Can Armstrong stay with the attack ?

Discussion in 'Professional Cycling' started by jhuskey, Jul 14, 2009.

  1. jhuskey

    jhuskey Moderator

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    Yes I know he can climb and I know he has a great team with several good climbers that could support but when Sastre or Cadel or someone puts the hammer down and it's three or four left in the attack will he be one of them?
    He looks to be in good form but has not tipped his hand so far and I am left wondering if he still has the legs for something like stage 17. :confused:
     
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  2. limerickman

    limerickman Moderator

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    Certainly in the Giro 2009, he struggled very badly on the climbs.
    As you would expect a 37yo man, to do.

    That is the only frame of reference that I have, this season, to judge his climbing ability.
    Granted the Giro climbs are much tougher than the TDF climbs, so he might not be as exposed and he has had time since the Giro to prepare himself.
     
  3. Mansmind

    Mansmind New Member

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    I think that's the question of the tour in many ways (at this point). He hasn't showed his cards at all really. I may get proven wrong.. but I think there is only one rider he may not be able to hang with right now, Contador. LA hasn't really looked "in a spot of bother" that I've seen. Some of the other contenders have. If that's any indication he doesn't seem to have a real problem there.

    While I think his performance in the Giro is good to take note of, everything thing I've learned about cycling thusfar leads me to believe that peaking at the Giro doesn't speak well for your chances at the tour.. it's too early. Same for the Dauphine. On the other hand, he had an accident so his form is also somewhat affected by that as the schedule for training had to be modified. Of those two ways of looking at it.. I have to lean toward he is probably better prepared than what is really indicated right now. We'll see.
     
  4. thebluetrain

    thebluetrain New Member

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    I think the only person who could beat him one on one is AC. Although we have yet to see what LA has left in the tank. He may very well be able to hang with AC.
     
  5. Farmguy

    Farmguy New Member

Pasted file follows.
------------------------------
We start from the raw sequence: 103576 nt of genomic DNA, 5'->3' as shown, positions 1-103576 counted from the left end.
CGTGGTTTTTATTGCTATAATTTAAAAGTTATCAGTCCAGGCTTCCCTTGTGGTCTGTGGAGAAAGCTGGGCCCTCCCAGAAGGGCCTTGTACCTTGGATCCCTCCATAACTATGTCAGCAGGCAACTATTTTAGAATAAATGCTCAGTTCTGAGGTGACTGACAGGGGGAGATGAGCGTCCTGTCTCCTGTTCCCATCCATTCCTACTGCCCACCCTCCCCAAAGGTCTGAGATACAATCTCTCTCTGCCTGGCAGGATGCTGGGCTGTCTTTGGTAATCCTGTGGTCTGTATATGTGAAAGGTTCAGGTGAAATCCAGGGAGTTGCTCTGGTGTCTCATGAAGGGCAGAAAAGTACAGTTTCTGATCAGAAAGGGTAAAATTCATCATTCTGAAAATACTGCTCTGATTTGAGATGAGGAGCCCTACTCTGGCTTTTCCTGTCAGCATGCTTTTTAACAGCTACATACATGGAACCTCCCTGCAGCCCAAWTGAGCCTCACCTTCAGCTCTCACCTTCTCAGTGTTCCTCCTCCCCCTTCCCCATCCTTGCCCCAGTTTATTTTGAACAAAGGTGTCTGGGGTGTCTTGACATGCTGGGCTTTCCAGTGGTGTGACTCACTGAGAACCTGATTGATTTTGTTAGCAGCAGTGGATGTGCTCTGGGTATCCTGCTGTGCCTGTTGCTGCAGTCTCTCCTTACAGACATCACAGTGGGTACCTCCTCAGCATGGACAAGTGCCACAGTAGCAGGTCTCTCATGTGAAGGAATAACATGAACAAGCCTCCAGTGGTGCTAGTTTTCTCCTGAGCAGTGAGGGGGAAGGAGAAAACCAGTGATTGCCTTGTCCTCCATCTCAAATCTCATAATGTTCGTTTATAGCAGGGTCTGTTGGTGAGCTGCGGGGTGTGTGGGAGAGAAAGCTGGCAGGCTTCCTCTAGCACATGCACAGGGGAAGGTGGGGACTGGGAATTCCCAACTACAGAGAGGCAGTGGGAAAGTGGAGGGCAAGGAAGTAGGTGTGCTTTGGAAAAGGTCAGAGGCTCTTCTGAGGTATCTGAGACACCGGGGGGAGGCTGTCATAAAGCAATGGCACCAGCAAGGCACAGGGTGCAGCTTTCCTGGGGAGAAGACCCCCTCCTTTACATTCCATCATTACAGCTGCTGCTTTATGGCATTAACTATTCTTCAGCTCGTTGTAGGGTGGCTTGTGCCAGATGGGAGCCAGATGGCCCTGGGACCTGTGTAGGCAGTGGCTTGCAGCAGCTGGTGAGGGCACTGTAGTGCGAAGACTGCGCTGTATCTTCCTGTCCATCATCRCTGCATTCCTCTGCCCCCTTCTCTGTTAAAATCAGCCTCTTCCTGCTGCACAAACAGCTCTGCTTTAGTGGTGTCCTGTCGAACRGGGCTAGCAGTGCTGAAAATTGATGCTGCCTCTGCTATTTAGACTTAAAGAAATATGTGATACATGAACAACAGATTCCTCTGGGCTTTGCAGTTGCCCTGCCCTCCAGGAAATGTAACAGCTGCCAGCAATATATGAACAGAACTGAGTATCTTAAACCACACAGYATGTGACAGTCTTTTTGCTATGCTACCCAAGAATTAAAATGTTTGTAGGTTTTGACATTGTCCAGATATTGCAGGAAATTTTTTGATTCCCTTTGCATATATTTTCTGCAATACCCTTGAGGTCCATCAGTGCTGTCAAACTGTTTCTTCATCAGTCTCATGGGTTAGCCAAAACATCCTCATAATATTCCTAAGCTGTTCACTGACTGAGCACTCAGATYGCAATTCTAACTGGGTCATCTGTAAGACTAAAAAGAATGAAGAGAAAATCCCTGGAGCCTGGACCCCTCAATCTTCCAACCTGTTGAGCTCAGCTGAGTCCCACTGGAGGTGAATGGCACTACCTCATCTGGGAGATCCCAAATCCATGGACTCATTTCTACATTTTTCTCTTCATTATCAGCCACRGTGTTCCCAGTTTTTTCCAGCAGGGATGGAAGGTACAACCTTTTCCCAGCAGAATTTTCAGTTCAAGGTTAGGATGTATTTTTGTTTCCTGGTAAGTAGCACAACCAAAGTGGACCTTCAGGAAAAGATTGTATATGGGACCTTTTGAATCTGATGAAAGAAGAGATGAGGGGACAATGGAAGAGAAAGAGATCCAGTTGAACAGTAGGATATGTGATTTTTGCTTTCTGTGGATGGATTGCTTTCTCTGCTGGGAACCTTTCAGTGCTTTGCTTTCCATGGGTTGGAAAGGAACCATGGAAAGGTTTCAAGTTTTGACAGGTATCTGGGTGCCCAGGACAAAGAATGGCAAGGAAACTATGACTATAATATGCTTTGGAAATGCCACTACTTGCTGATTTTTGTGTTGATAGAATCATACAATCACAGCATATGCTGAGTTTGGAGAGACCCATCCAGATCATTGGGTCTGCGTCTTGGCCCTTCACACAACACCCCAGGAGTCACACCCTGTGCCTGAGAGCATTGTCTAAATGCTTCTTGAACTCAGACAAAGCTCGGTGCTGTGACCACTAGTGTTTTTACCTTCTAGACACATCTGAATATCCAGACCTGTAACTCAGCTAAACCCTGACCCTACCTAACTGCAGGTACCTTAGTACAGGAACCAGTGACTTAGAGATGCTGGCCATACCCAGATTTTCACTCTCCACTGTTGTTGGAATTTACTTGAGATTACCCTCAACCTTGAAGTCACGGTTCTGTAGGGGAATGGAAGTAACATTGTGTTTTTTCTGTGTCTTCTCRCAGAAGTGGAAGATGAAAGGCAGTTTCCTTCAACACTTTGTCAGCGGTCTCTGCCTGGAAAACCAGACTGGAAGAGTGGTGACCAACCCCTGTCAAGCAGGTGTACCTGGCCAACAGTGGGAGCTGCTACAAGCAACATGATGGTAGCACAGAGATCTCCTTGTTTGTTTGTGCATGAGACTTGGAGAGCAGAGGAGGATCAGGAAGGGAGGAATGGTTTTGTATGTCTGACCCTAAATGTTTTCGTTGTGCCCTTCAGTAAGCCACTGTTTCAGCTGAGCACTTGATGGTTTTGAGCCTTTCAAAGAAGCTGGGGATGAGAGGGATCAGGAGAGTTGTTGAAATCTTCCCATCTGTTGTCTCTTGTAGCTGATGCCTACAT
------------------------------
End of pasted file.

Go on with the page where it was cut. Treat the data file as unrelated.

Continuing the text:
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    Just remember, in one of his TDF wins the day he "appeared" to be struggling back in the back, everyone was saying he was done, then he took off to win by a few minutes. He is no rookie at this and he can play a game as well as anyone, why show your hand until they are trying to catch you? Not that Im saying he can but it is VERY early in the TDF.
     
  6. Wlfdg

    Wlfdg New Member

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    Why should he show his hand so early? He needs only stay within striking distance. He is a master tactician is he not? He has been training hard in Aspen and then in Europe. If he did not think he was capable do you think he would be there? He is Lance Armstrong after all!
     
  7. meehs

    meehs New Member

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    I don't think his performance in the Giro is any indication of his current form. Right now I'd say that there's no reason to believe that he can't stay with the attack.
     
  8. steve

    steve Administrator
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    I agree! In the first mountain stage, he certainly covered moves by Evans and A.Schleck without looking to stressed.
     
  9. swampy1970

    swampy1970 Well-Known Member

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    I think a month in Colorado riding up in the very high dirt roads, often over 10,000ft, had something to do with that... Plus the advantage of being able to descend like a nutjob on dirt roads tends to make the nice roads of the Alps and Pyrenees seem like a vacation.